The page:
- RFID Protectors:  Let's start with what an RFID chip is.  The Radio Frequency Identification chip carries the same information that is on the magnetic strip of your credit card - with this important difference: someone with the right equipment can obtain your information without touching the card or you.  In fact, they can be up to about 20 feet away.  This has been great for thieves and spawned an industry of RFID Protectors. BUT, before you panic or buy a protector for your credit/debit cards find out IF your card has the technology!  The reality is that many of us are carrying credit/debit cards that don't have the chip.  If you call your company and find out that you do have an RFID chip, you can buy protectors at luggage stores.  

Note:
passports that have an RFID chip were sent with a protective sleeve.  If you were sent a passport with the sleeve, use the sleeve!

ATM machines are found in many parts of the world - but check with your program director to find out the conditions in the country(ies) you will visit. I've had no problem in Europe, for example, but when I visited Japan in 1997, ATMs did not always work.  Also, find out what your bank will charge for using an ATM overseas.  Until the end of summer 2007, my bank did not charge to use an ATM overseas.  Now it charges $5 per transaction.  Note: here's the drawback to ATMs: you don't know what exchange rate they have given you nor do you know what charges you have been assessed. So, for example, if you withdraw 50 euros, you don't know what is charged to your bank. Which leads me to my next recommendation:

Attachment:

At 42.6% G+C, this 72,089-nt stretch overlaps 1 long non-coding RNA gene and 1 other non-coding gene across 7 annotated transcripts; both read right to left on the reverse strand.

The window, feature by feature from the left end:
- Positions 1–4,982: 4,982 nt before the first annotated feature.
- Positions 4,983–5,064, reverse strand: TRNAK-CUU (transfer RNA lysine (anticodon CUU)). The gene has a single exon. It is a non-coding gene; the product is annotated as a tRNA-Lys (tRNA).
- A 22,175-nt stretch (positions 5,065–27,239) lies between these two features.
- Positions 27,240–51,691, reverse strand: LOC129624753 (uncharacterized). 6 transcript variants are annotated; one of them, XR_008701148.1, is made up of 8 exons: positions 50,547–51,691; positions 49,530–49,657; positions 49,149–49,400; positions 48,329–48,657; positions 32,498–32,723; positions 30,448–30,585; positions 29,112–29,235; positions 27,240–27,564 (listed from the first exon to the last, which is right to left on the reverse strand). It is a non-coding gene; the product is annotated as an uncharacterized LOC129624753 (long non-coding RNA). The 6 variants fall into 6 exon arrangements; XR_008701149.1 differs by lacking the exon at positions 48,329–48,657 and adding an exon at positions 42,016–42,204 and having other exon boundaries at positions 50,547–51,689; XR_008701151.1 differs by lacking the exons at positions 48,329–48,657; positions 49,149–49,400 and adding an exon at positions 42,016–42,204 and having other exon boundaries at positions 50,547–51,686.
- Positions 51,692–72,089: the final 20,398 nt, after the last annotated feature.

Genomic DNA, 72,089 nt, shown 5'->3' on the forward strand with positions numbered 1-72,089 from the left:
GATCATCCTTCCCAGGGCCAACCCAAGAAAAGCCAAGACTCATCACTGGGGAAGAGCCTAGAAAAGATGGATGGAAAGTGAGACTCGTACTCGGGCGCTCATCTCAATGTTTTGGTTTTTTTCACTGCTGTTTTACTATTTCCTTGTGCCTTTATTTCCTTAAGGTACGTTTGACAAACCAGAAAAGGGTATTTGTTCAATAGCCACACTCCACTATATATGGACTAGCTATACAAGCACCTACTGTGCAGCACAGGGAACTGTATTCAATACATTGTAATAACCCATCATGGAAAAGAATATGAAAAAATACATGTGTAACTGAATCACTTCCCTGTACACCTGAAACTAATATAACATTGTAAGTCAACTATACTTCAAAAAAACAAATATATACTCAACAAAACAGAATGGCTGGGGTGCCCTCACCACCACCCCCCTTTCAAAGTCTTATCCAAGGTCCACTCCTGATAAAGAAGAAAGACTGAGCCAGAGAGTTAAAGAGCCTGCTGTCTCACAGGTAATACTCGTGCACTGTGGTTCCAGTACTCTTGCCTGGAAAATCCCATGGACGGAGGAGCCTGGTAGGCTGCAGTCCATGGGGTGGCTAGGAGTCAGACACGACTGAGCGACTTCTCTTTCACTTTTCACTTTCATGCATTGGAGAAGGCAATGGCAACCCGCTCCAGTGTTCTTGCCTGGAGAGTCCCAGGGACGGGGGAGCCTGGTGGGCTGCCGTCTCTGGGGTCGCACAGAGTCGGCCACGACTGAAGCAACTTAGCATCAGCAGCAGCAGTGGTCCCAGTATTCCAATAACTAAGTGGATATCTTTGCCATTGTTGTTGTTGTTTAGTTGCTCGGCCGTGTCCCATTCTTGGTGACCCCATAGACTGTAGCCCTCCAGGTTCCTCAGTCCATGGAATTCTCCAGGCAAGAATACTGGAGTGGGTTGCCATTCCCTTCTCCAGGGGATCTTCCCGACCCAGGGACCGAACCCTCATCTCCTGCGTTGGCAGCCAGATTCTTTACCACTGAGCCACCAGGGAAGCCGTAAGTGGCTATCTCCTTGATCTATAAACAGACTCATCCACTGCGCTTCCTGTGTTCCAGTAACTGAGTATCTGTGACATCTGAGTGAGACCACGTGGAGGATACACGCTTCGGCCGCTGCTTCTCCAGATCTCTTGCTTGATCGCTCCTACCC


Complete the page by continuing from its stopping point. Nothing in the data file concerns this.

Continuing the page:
- Be sure to set up your accounts for internet banking. With internet banking you can quickly find out what you are charged when you use an ATM machine.

- Important tip!  Take a debit card that cannot be used as a credit card. This card can be used at ATMs to withdraw money but cannot be used as a credit card.  This means that it will always require a pin number to be used.  If it is stolen, someone cannot empty your checking account. (and, yes, I realize the bank will not hold you responsible for all the charges that someone else makes, but it will take them awhile to get everything straightened out - and while they're working on it, you have no money!!) I recommend taking a debit card and a separate credit card.